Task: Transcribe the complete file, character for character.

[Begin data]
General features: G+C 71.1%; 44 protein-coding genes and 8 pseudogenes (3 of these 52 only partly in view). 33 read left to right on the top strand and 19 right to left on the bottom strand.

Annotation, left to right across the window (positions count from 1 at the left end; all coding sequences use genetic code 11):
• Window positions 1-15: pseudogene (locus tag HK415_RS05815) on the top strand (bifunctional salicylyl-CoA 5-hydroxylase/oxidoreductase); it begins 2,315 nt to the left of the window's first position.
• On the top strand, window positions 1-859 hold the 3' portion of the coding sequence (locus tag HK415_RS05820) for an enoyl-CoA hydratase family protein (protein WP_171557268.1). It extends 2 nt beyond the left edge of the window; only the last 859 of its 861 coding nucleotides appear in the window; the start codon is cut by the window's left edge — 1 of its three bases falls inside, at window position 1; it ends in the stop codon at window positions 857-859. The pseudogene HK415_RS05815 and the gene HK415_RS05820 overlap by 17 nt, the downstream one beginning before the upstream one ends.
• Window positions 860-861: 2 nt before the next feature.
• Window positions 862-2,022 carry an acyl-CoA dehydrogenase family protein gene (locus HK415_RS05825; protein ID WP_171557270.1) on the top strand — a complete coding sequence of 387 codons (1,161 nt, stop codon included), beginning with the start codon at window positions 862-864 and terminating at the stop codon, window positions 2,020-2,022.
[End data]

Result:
General features: G+C 71.1%; 44 protein-coding genes and 8 pseudogenes (3 of these 52 only partly in view). 33 read left to right on the top strand and 19 right to left on the bottom strand.

Annotation, left to right across the window (positions count from 1 at the left end; all coding sequences use genetic code 11):
• Window positions 1-15: pseudogene (locus tag HK415_RS05815) on the top strand (bifunctional salicylyl-CoA 5-hydroxylase/oxidoreductase); it begins 2,315 nt to the left of the window's first position.
• On the top strand, window positions 1-859 hold the 3' portion of the coding sequence (locus tag HK415_RS05820) for an enoyl-CoA hydratase family protein (protein WP_171557268.1). It extends 2 nt beyond the left edge of the window; only the last 859 of its 861 coding nucleotides appear in the window; the start codon is cut by the window's left edge — 1 of its three bases falls inside, at window position 1; it ends in the stop codon at window positions 857-859. The pseudogene HK415_RS05815 and the gene HK415_RS05820 overlap by 17 nt, the downstream one beginning before the upstream one ends.
• Window positions 860-861: 2 nt before the next feature.
• Window positions 862-2,022 carry an acyl-CoA dehydrogenase family protein gene (locus HK415_RS05825; protein ID WP_171557270.1) on the top strand — a complete coding sequence of 387 codons (1,161 nt, stop codon included), beginning with the start codon at window positions 862-864 and terminating at the stop codon, window positions 2,020-2,022.